[WOODSHOCK opens in Cleveland on Friday September 29th exclusively at the Cedar Lee Theatre.]
Review by Bob Ignizio
With its hazy, washed out cinematography, languid pacing, ambient soundtrack, and naturalistic performances, WOODSHOCK is every inch the modern indie film. Written and directed by fashion designers turned filmmakers Laura and Kate Mulleavy, it is a film that announces early on that it has something to say, and then goes about saying it in a whisper so low you’re not really sure what was said. It is a tone poem about a woman descending into grief and madness while engulfed in a haze of marijuana smoke.
The plot, to the degree the film has one, is that Theresa (Kirsten Dunst) works at a medical marijuana dispensary. In addition to the usual fare one would expect to find in such an establishment, Theresa also offers a special euthanasia blend to terminal customers. As the film begins, Theresa is giving this drug to her mother. It may be what mom wants, but Theresa has a hard time dealing with her guilt afterwards.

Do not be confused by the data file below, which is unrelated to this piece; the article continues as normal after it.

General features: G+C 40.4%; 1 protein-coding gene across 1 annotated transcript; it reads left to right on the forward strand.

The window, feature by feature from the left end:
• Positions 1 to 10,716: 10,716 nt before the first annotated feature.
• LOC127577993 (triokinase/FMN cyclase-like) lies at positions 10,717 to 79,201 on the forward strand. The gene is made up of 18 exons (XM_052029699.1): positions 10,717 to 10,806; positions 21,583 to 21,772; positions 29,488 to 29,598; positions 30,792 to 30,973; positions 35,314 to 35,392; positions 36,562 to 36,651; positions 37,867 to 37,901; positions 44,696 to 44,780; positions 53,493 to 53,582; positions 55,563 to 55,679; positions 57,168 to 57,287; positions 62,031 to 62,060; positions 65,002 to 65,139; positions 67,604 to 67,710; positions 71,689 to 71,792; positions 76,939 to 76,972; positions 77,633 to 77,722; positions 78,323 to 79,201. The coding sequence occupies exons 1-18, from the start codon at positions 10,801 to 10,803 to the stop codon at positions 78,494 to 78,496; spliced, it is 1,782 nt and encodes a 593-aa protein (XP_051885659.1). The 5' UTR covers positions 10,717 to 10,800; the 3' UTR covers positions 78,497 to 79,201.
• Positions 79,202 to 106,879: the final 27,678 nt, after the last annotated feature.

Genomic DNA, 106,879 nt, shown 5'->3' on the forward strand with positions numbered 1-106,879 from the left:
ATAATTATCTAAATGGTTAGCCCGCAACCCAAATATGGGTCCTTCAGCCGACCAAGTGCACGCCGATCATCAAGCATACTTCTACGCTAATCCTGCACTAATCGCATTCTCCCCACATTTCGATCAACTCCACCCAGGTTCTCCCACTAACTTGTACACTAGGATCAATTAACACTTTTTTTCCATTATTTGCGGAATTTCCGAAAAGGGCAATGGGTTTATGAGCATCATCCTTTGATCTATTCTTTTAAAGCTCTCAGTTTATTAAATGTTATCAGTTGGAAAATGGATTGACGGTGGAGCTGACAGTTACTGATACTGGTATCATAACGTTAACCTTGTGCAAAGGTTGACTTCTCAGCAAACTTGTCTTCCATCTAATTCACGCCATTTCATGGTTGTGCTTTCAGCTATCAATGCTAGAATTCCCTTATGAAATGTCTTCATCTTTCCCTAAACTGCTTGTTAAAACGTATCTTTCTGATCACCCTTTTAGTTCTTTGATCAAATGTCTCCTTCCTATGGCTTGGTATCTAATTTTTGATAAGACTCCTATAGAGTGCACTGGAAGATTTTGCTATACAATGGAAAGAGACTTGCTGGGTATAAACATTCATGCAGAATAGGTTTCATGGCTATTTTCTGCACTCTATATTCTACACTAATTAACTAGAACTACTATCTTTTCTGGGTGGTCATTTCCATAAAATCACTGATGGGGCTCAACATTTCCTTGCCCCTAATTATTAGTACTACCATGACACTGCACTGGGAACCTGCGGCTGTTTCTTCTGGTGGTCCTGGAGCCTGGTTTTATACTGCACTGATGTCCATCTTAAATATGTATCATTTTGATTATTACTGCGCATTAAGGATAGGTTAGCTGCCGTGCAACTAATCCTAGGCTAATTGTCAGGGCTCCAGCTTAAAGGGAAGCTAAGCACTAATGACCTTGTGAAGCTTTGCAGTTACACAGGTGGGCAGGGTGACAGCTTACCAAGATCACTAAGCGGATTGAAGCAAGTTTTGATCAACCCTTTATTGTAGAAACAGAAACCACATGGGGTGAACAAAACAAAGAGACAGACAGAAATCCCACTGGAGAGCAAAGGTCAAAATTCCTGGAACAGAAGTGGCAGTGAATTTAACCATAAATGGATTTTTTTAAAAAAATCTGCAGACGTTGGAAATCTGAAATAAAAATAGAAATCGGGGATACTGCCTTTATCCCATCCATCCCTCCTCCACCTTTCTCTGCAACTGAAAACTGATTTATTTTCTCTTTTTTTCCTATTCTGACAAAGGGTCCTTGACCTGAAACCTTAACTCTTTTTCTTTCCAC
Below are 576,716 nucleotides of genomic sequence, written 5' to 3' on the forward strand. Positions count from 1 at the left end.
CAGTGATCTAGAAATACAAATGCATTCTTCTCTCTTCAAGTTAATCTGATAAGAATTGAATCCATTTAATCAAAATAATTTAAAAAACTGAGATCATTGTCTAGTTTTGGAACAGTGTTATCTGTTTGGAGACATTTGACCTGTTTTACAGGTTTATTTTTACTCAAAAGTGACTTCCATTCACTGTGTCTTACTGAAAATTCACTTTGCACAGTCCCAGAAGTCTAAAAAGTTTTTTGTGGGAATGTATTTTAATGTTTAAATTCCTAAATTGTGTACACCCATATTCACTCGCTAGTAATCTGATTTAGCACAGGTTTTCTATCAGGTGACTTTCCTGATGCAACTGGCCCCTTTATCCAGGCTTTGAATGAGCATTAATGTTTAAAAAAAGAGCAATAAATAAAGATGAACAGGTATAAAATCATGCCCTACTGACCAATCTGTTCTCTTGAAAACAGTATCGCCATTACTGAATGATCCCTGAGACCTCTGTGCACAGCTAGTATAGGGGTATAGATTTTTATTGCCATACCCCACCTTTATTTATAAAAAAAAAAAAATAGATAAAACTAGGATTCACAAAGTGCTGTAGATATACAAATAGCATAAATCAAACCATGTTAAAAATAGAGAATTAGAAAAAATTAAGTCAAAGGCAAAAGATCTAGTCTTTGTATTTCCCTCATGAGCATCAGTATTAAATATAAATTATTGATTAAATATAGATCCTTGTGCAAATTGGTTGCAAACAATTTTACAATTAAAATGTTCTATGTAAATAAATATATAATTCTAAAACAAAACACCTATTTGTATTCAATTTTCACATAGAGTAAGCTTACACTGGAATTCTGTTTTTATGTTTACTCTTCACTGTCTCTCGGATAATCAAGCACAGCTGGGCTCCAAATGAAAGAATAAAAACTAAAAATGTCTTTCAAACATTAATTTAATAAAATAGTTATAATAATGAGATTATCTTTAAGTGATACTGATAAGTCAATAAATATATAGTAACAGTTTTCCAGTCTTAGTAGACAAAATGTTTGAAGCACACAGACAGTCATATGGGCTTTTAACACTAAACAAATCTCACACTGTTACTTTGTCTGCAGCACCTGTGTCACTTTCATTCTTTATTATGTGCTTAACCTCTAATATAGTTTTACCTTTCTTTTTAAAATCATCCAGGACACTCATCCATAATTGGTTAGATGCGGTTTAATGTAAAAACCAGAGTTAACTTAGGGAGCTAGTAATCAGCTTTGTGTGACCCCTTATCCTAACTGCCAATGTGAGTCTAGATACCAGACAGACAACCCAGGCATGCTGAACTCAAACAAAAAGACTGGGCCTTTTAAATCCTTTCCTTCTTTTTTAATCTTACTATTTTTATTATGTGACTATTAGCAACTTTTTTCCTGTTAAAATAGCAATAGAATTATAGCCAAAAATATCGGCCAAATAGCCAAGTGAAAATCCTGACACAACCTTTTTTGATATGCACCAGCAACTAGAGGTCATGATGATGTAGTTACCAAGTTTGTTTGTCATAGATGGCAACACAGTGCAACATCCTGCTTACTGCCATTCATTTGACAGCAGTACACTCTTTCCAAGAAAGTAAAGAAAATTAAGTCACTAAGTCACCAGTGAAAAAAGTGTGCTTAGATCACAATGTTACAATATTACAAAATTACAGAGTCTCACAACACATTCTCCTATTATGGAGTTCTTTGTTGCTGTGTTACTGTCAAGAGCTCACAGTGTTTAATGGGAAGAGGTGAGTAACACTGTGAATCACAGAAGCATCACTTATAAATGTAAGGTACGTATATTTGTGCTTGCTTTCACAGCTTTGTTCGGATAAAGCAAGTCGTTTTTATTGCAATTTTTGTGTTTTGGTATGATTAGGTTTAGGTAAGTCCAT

From here on, the film is basically Theresa walking around in a funk, interspersed with dream/hallucination scenes. Neither her boyfriend Nick (Joe Cole) nor boss Keith (Pilou Asbaek) offer much in the way of useful support. There’s also a subplot about Theresa selling her special weed to an elderly gentleman named Ed (Steph Duvall) that leads to the death of another character, further intensifying Theresa’s guilt and depression. It all leads up to a jarring burst of violence and an abrupt, unsatisfying conclusion.
Nonetheless, there are aspects of the film that stand out. Dunst gives a first rate performance, the film maintains a languid, druggy atmosphere throughout, and some of the symbolism and trippy visuals are compelling. In the end, though, it just doesn’t add up to much. 2 out of 4 stars.